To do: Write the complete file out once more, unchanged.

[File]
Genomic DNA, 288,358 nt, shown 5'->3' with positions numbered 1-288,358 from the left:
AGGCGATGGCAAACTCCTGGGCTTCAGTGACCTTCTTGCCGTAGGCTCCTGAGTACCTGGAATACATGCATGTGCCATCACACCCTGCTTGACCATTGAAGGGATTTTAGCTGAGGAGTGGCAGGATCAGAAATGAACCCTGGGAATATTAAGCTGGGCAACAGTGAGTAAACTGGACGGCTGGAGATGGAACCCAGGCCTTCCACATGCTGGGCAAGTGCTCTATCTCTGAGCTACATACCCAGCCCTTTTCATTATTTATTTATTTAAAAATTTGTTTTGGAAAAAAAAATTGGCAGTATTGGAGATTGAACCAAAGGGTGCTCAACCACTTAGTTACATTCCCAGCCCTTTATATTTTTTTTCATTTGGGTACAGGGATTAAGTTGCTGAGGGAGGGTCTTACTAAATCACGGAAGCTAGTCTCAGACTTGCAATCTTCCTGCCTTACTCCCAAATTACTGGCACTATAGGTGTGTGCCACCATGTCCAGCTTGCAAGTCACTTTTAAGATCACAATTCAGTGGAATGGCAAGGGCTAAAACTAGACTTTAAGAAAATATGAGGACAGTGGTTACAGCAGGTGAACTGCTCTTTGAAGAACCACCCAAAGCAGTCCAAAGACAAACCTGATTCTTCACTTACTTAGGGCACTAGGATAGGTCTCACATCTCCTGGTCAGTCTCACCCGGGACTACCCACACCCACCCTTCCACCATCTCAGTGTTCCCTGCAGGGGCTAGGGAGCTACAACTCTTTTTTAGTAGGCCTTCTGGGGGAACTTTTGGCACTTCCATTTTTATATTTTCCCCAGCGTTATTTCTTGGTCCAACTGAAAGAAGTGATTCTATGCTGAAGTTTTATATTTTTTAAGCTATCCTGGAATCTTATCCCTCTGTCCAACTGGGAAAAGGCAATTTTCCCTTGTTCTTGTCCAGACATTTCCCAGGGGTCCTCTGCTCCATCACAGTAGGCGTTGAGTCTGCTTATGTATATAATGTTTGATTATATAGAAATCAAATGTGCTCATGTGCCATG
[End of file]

Genomic DNA, 288,358 nt, shown 5'->3' with positions numbered 1-288,358 from the left:
AGGCGATGGCAAACTCCTGGGCTTCAGTGACCTTCTTGCCGTAGGCTCCTGAGTACCTGGAATACATGCATGTGCCATCACACCCTGCTTGACCATTGAAGGGATTTTAGCTGAGGAGTGGCAGGATCAGAAATGAACCCTGGGAATATTAAGCTGGGCAACAGTGAGTAAACTGGACGGCTGGAGATGGAACCCAGGCCTTCCACATGCTGGGCAAGTGCTCTATCTCTGAGCTACATACCCAGCCCTTTTCATTATTTATTTATTTAAAAATTTGTTTTGGAAAAAAAAATTGGCAGTATTGGAGATTGAACCAAAGGGTGCTCAACCACTTAGTTACATTCCCAGCCCTTTATATTTTTTTTCATTTGGGTACAGGGATTAAGTTGCTGAGGGAGGGTCTTACTAAATCACGGAAGCTAGTCTCAGACTTGCAATCTTCCTGCCTTACTCCCAAATTACTGGCACTATAGGTGTGTGCCACCATGTCCAGCTTGCAAGTCACTTTTAAGATCACAATTCAGTGGAATGGCAAGGGCTAAAACTAGACTTTAAGAAAATATGAGGACAGTGGTTACAGCAGGTGAACTGCTCTTTGAAGAACCACCCAAAGCAGTCCAAAGACAAACCTGATTCTTCACTTACTTAGGGCACTAGGATAGGTCTCACATCTCCTGGTCAGTCTCACCCGGGACTACCCACACCCACCCTTCCACCATCTCAGTGTTCCCTGCAGGGGCTAGGGAGCTACAACTCTTTTTTAGTAGGCCTTCTGGGGGAACTTTTGGCACTTCCATTTTTATATTTTCCCCAGCGTTATTTCTTGGTCCAACTGAAAGAAGTGATTCTATGCTGAAGTTTTATATTTTTTAAGCTATCCTGGAATCTTATCCCTCTGTCCAACTGGGAAAAGGCAATTTTCCCTTGTTCTTGTCCAGACATTTCCCAGGGGTCCTCTGCTCCATCACAGTAGGCGTTGAGTCTGCTTATGTATATAATGTTTGATTATATAGAAATCAAATGTGCTCATGTGCCATG